Coming to the U.S.A by Taylor Buffington

Many New Americans leave wherever it is they are from and come to the United States in search of a better life. New Americans come to the United States from all over the world. Some of them even come from as close as our neighboring countries like Canada and Mexico. There are some situations when New Americans come to the United States and they have no idea how to speak the language or what our customs are like. As someone with a small learning disability I have learned that learning some things can be rather difficult. I can only imagine how these New Americans feel trying to learn all kinds of new customs.

According to borderzine.com, there is a high level of violence in Juarez Mexico. Due to that high level of violence many families are moving to El Paso, Texas which is right over the Mexican border in order to get away. Granted these people come to the United States in hopes of possibly having a better life. When an immigrant comes to the United States they can’t speak English and therefore can’t communicate with others at all. In many schools around the country there are students who don’t speak English very well and it seems as though they just can’t fit in no matter how hard they try. Many people would feel terrible for those kids because there is nothing that can be done to fix those kind of problems. However, there are students and teachers who really want to help those students.

English is quite possibly one of the hardest languages to learn it can take a lot of time to learn it. Knowing the right method is a good thing to know when trying to accomplish a task. There are many different kinds of methods a person could use. Some New American adults still attend school to try to get a better job and a better life for their family. Life tends to throw people curveballs quite a bit. It can be assumed that these New Americans do get quite distracted by certain things. One of the last reasons for it being so hard to learn a new language is because it is very expensive to learn. Taking classes can cost a lot of money. The Rosetta Stone program which is another way of learning a new language which can be quite expensive. It cost $399. The Rosetta Stone is a decent way of learning a new language, but it seems with it there are very limited options of what you can learn. There are many reasons for why New Americans are not able to learn English.

 

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One case featuring New Americans that is a little more local is happening in Erie Pennsylvania at one of the high schools. According to the East High School web site, there are 900 students in the high school and close to 300 of those students are English language learners. Last semester I did an internship that took place at east high school. In the main entrance they had maps of many countries from around the world. I was curious as to why all of those maps were there. Later I learned east high has a very diverse group of students.

New Americans lack of English seems to be one of the top problems. Language barrier is definitely a problem. It is even seen today among some of the professional athletes that come from other countries who need a translator to help them speak English in there interviews because they have a difficult time trying to speak or they just can’t do it.

The Erie public school systems offer some programs to help English language learners. This is a good way of learning. The main goal of the English language learners program is to help the students be successful in an English speaking environment. The students are provided an instructor to help develop skills in things like mathematics, science, speaking, reading and listening. http://www.eriesd.org/EnglishLanguageLearners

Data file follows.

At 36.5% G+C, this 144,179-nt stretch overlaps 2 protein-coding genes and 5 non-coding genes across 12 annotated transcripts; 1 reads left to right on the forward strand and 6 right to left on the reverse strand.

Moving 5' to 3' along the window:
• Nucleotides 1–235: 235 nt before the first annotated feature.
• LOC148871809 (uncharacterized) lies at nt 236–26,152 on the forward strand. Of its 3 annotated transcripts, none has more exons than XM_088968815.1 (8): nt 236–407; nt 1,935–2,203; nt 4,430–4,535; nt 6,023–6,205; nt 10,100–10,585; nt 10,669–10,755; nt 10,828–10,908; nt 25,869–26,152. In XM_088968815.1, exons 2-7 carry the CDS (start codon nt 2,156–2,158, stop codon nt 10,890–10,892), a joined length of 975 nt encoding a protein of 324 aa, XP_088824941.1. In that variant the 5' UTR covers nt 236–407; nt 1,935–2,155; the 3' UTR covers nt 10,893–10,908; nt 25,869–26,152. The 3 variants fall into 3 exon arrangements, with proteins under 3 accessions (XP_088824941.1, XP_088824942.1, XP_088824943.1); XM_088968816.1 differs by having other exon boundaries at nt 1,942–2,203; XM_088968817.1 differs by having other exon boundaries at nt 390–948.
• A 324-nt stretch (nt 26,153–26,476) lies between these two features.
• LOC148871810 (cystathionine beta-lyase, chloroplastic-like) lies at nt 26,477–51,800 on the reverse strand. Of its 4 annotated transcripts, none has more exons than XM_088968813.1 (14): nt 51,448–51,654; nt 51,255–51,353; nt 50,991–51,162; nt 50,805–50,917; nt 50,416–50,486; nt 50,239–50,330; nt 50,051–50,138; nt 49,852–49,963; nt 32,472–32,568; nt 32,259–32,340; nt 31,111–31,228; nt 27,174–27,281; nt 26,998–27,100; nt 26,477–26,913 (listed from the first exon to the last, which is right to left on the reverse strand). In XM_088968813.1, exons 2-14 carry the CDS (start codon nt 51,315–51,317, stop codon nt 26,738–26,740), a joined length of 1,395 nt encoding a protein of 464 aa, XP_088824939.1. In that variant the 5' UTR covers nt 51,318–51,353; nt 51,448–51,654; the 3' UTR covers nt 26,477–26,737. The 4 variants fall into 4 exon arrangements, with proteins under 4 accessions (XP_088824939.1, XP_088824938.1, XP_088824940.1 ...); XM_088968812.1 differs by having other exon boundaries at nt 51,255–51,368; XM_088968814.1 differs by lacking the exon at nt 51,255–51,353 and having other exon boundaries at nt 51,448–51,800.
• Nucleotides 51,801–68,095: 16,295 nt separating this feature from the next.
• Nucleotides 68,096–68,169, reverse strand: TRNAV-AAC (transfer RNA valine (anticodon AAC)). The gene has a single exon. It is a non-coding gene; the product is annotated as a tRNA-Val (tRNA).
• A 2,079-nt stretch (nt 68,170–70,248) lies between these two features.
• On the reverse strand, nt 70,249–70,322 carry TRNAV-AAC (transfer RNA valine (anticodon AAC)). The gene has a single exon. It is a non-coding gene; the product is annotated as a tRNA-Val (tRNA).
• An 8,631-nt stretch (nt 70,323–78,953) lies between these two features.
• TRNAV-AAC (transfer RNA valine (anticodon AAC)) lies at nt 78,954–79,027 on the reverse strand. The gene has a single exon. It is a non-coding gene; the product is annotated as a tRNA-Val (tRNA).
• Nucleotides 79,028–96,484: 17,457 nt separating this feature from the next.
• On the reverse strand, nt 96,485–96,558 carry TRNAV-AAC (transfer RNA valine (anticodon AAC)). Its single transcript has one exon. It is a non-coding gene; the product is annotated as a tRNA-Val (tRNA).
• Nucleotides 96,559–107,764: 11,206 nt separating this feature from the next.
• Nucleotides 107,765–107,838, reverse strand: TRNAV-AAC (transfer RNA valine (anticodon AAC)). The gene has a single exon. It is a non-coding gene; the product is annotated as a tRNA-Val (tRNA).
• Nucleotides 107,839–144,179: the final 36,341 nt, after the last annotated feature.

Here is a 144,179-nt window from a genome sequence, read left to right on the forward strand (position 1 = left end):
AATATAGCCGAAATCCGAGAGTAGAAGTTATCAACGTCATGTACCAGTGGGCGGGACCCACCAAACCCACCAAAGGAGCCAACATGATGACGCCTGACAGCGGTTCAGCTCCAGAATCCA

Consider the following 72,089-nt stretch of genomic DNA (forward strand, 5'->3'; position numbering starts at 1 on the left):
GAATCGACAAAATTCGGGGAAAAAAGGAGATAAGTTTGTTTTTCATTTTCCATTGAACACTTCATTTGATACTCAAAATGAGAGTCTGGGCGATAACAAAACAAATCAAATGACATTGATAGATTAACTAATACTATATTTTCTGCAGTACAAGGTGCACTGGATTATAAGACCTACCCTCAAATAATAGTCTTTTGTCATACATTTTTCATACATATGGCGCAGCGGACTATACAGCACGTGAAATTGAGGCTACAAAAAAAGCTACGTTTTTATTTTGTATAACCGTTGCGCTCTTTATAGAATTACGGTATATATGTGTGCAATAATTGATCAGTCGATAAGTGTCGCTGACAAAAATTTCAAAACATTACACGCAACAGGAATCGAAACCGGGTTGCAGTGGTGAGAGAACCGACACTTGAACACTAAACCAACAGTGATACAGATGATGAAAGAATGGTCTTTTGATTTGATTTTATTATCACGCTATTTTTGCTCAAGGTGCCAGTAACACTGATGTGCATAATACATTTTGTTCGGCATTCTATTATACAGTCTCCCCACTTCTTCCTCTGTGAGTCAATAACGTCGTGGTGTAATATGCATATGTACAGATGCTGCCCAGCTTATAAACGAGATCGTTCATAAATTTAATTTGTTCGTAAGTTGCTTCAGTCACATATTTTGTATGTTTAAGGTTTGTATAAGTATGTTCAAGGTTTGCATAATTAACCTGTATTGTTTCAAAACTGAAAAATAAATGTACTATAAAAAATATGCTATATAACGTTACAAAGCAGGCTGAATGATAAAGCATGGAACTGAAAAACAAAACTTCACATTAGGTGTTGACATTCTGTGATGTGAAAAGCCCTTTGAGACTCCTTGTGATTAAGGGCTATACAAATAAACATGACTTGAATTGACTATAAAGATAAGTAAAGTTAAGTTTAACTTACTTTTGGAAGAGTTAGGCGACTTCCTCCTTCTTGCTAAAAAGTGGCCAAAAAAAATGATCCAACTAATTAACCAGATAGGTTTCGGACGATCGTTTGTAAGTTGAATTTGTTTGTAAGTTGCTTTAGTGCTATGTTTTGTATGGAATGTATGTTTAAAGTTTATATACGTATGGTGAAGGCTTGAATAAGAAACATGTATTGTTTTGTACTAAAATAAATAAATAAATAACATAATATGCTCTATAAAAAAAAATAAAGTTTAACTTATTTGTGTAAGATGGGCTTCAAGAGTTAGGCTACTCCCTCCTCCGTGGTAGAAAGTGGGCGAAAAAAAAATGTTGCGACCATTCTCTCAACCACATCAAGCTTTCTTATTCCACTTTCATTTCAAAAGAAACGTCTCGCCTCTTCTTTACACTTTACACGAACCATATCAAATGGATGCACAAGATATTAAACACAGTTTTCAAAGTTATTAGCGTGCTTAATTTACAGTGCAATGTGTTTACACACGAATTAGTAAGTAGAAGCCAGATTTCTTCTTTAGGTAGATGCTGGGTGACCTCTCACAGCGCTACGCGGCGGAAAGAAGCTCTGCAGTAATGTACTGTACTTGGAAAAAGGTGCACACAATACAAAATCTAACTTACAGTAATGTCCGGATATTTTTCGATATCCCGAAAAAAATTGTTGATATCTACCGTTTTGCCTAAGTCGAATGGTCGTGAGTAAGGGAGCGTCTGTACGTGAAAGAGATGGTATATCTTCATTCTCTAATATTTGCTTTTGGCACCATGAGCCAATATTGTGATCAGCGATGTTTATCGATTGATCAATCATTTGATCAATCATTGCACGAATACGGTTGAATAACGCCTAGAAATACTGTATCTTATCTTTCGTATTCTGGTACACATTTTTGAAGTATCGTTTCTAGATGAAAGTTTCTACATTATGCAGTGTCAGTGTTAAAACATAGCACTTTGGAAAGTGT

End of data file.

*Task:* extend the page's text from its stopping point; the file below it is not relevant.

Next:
Some of the people to talk to in this scenario about the schools are the people who work in the Erie school systems. Some of the things to ask them about are the kinds of programs that are available for the students who are English Language Learners.

Somehow someway New Americans are going to have try to make the best of what they can with the language they speak. Coming here to The United States is quite challenging. I wish for the best in all of the New Americans in the United States.

Being a New American has a lot of challenges just like everything else in life. Coming to a world where everything is unfamiliar is quite the challenge for any human being on the planet. Many of the New Americans don’t come to The United States by choice. Hopefully there are some ways in the future to help make coming to The United States easier and better.

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Welcoming Migrants with Open (Fire)arms

By AARON FOSTER-WILLIAMS

The constant thought of potentially being murdered is not something most Americans think about. But beyond our borders, this paranoia runs through the minds of many. Imagine living in a city where there is a chance of being disintegrated by bombs while shopping at your local market. By the way, these bombs are bring supplied from the United States military, and the people responsible live in the country right next to you.

Now put yourself in the shoes of a citizen living south of our border who constantly lives in fear from local cartel gangs. These cartel gangs specialize in brutal killings and recently directed their anger towards authorities. Groups of police officers are being ambushed by thugs with machine guns and police helicopters are swatted out of the sky like gnats.

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Education for New Americans

There are many new Americans in the city of Erie. What differs from person to person is how they adapt to coming from a different country to the United States. It differs because of home life and education. Some people have more education and opportunities than others, which is a problem when discussing new Americans.

Sai works at Sam’s Club. Her and her family are new Americans who have been living in the U.S. for about nine years. Education is key in every aspect of life. It starts with language barriers that new Americans potentially face. However, Sai claimed that the language was not a big barrier at all. Essentially, you could put the blame on their education system back home. She said that there was no language barrier due to the fact that her and her family studied English in India. Sai was very adamant on saying that education and profession made it much, much easier to adapt to life here in the states.  Continue reading

Employment America

By Marlenna Godfrey